“I had a pretty bad bike crash that spooked me,” he recalls. “It was around that time that I had made some friends in the ultra running community, and decided to go all in and get a black shirt at the Dipsea. I wanted to try my hand at running and not just be a cyclist who dabbles in running, but be a full-on runner.”

Jeffrey Stern is all in for running, race directing, coaching runners and working for Ultrarunning Magazine.

Dipping his toes into a special race

In August 2017, Stern signed up for the race that he is now the race director for, the Tamalpa Headlands 50K.

“I fell in love with it and have run a bunch of ultras since,” he says. “I don't remember how exactly I was connected with Ultrarunning Magazine, but I think I pitched the editor on an article, and then the relationship just kind of grew from there. It's been really special. Excited to keep it rolling, especially with the new race director role. It feels cool to be giving back. Having it come full circle and be the race director at the race that got me into ultra running is just a whole other layer of really cool excitement.”

For motivation, Stern of course looks to the ultra running community. But his true inspiration is Peggy Jett, who is not a runner.

“I don't know anyone tougher than my mom,” he says. “She's drawn a little bit of bad luck in terms of her heart and her aortic valve calcifying. It's had to be replaced three times, and it's a pretty invasive surgery. But she's come back stronger than ever and always has a positive attitude and is pretty fearless. If my mom can have open heart surgery three times and survive and be thriving, then I can figure out how to make a living in the running industry doing what I love. That’s why she's such an inspiration for me.”

Bringing the energy

That inspiration serves Stern well, whether he is deep in the weeds as a race director or deep in the pain cave as a runner. After knocking off the Boston Marathon in April and his 15th Dipsea last month, he is looking ahead to the Javelina Jundred, his first 100-miler, in October.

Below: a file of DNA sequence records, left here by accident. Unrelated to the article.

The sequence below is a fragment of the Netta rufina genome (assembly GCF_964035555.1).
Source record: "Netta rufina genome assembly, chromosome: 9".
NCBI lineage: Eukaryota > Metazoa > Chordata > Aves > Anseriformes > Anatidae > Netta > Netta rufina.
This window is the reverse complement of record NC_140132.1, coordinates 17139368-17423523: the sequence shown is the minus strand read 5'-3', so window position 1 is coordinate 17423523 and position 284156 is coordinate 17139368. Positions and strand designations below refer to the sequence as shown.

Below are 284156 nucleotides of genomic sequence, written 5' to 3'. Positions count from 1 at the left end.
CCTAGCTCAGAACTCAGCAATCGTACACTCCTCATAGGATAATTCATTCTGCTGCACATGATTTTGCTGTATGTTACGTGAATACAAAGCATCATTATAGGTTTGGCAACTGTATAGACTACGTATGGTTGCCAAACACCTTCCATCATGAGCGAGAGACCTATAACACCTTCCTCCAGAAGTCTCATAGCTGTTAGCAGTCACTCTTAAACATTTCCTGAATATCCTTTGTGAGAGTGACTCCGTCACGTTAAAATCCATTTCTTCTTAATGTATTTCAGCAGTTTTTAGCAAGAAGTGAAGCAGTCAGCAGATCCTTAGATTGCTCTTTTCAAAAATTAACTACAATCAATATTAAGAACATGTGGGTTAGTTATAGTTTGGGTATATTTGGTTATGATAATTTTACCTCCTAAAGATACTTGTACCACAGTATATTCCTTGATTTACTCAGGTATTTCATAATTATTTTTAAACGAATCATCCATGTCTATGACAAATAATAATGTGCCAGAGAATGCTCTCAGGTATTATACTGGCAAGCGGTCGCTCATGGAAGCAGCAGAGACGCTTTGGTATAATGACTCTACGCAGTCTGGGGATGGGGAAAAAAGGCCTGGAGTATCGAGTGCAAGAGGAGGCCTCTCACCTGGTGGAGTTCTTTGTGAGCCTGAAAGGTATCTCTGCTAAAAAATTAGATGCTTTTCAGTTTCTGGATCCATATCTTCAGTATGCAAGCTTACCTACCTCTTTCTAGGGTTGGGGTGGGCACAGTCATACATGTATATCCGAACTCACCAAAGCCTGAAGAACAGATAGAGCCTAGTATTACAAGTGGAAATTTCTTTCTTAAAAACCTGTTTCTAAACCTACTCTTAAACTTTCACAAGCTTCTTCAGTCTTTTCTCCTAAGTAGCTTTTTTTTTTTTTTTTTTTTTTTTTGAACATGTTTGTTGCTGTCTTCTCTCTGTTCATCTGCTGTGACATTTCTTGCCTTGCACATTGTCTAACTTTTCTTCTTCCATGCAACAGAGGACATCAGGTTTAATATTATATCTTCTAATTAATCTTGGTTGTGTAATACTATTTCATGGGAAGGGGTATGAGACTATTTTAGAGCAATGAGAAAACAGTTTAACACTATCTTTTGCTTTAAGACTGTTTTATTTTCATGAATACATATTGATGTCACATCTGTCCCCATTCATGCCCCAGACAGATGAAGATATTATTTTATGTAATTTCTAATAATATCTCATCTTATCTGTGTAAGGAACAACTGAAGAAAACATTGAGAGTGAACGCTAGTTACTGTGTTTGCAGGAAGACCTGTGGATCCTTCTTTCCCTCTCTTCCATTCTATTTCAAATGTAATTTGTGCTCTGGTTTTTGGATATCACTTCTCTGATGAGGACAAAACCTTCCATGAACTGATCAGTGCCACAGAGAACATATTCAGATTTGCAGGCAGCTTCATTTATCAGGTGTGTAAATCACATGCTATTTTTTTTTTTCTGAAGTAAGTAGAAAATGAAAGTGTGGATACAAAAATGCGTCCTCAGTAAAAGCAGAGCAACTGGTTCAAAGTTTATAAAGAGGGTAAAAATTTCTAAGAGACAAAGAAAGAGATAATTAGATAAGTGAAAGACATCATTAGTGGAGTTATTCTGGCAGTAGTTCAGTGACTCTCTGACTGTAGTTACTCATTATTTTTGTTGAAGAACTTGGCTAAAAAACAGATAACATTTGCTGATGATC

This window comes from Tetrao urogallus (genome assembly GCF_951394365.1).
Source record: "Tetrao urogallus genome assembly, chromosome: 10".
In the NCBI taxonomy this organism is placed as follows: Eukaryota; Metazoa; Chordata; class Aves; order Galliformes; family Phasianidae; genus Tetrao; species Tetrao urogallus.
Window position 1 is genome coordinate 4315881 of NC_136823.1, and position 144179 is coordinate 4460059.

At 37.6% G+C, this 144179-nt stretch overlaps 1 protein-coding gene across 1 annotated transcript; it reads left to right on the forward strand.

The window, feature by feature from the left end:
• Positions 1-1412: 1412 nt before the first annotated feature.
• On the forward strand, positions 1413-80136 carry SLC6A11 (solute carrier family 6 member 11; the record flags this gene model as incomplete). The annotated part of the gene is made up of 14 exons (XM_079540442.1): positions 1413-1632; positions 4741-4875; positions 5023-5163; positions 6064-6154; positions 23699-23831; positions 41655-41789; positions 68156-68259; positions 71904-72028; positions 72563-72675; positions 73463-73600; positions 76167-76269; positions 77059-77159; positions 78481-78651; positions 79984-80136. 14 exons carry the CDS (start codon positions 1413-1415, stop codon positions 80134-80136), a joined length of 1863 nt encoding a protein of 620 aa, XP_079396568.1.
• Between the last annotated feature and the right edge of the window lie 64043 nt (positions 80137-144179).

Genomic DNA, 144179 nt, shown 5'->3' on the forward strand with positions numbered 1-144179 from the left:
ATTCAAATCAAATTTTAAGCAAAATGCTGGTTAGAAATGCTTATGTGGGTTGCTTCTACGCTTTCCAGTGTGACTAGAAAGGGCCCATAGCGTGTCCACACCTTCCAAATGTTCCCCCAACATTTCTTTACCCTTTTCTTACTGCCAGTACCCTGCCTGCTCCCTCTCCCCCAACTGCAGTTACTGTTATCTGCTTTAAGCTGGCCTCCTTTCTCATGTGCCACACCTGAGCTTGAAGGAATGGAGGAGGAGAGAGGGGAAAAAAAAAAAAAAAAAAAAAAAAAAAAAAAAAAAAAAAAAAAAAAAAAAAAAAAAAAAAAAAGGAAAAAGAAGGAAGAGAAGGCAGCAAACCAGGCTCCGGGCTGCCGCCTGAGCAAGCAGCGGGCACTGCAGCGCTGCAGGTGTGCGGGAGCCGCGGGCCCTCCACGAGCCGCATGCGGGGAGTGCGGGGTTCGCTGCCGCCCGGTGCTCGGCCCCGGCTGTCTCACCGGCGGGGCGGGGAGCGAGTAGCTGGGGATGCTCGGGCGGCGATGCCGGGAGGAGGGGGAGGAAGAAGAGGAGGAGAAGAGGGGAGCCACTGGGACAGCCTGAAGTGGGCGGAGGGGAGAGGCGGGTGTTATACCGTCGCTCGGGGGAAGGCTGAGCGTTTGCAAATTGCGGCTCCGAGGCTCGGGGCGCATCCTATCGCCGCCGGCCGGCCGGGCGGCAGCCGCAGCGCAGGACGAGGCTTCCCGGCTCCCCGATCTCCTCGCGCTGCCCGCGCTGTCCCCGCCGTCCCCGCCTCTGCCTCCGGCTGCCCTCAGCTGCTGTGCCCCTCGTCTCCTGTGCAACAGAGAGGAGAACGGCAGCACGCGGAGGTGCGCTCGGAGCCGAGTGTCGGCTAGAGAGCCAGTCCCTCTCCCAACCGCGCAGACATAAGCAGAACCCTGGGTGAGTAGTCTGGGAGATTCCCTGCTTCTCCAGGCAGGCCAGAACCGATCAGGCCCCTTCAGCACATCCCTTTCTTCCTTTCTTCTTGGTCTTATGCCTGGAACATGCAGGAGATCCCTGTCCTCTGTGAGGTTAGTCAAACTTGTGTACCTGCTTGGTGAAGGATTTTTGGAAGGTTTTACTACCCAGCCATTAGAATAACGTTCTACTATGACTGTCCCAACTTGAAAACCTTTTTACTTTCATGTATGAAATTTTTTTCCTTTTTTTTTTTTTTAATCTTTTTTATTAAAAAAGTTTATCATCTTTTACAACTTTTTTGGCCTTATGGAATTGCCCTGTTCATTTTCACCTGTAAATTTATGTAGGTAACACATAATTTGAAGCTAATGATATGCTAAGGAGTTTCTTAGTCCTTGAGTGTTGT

Jeffrey Stern heads to the finish at the Boston Marathon.

“I've heard the event is just spectacular,” he says. “It's super fun, kind of Halloween celebration, so that's definitely a goal toward the end of the year. I did run Boston earlier in the year and ran a personal best (2:36) which was super fun. I definitely want to go back there again, too, because that's a super special and historic race. I seem to have an affinity for things that have a lot of history. You can always feel it when you're out on the course. Other racers, people that are putting it on, volunteers, fans — they all have a similar type of feel, and that energy is just a little bit different than some other races, as well.”

As an accomplished athlete, race director, running coach and writer, Stern is all in when it comes to the sport. At some point, he’ll have to set aside each of those hats. When that time comes, what would success look like to him?

“If I've inspired people to jump in and pursue their passion, whether that's running or something more stable, that would be really awesome,” he says. “But then also, to inspire people to run these races, and push their limits, and get a black shirt at the Dipsea, or go run Boston or trying to qualify for Boston. Anything like that. I’ve felt it be very life-changing for me, and sharing that and inspiring other people to have those same experiences would be the ultimate goal.”

Speed drill

Name: Jeffrey Stern

Hometown: Mill Valley, Calif.

Number of years running: 15

How many miles a week do you typically run: 50 to 60

Point of pride: My 15-year Dipsea Race streak

Favorite race distance: 20K

Favorite pre-race or training food/drink: “Peanut butter, jelly and banana sando.”

Favorite piece of gear: Hats

Who inspires you: “My mom - she's had open heart surgery three times in the last 15 years and now more recently, both hips replaced in the last few months.”

Favorite or inspirational song to run to: Tom Rosenthal, “Going To Be Wonderful.”

Favorite or inspirational mantra/phrase: “When joy is a habit, love is a reflex.” - Bob Goff

Where can other runners connect or follow you:

• Website: